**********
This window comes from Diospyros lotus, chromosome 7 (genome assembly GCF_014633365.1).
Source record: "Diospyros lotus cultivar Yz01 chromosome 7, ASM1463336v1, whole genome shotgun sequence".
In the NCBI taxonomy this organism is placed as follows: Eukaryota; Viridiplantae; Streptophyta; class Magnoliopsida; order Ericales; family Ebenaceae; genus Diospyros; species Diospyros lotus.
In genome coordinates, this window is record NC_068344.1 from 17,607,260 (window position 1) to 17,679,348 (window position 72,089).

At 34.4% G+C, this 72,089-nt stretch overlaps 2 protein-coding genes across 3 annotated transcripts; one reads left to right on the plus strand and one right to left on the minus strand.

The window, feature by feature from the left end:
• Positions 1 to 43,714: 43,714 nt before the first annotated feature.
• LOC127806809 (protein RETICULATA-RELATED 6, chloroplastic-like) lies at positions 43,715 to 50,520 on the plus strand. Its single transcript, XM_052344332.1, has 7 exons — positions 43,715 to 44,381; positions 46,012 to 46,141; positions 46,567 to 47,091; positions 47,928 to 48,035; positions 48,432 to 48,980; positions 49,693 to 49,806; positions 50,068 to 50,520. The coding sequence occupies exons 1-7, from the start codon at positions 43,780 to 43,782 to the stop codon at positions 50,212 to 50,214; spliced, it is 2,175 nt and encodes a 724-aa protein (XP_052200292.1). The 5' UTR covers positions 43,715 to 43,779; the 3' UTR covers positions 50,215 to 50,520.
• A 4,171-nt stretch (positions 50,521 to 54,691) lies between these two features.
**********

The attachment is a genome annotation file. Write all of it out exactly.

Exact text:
This window comes from Diospyros lotus, chromosome 7 (genome assembly GCF_014633365.1).
Source record: "Diospyros lotus cultivar Yz01 chromosome 7, ASM1463336v1, whole genome shotgun sequence".
In the NCBI taxonomy this organism is placed as follows: Eukaryota; Viridiplantae; Streptophyta; class Magnoliopsida; order Ericales; family Ebenaceae; genus Diospyros; species Diospyros lotus.
In genome coordinates, this window is record NC_068344.1 from 17,607,260 (window position 1) to 17,679,348 (window position 72,089).

At 34.4% G+C, this 72,089-nt stretch overlaps 2 protein-coding genes across 3 annotated transcripts; one reads left to right on the plus strand and one right to left on the minus strand.

The window, feature by feature from the left end:
• Positions 1 to 43,714: 43,714 nt before the first annotated feature.
• LOC127806809 (protein RETICULATA-RELATED 6, chloroplastic-like) lies at positions 43,715 to 50,520 on the plus strand. Its single transcript, XM_052344332.1, has 7 exons — positions 43,715 to 44,381; positions 46,012 to 46,141; positions 46,567 to 47,091; positions 47,928 to 48,035; positions 48,432 to 48,980; positions 49,693 to 49,806; positions 50,068 to 50,520. The coding sequence occupies exons 1-7, from the start codon at positions 43,780 to 43,782 to the stop codon at positions 50,212 to 50,214; spliced, it is 2,175 nt and encodes a 724-aa protein (XP_052200292.1). The 5' UTR covers positions 43,715 to 43,779; the 3' UTR covers positions 50,215 to 50,520.
• A 4,171-nt stretch (positions 50,521 to 54,691) lies between these two features.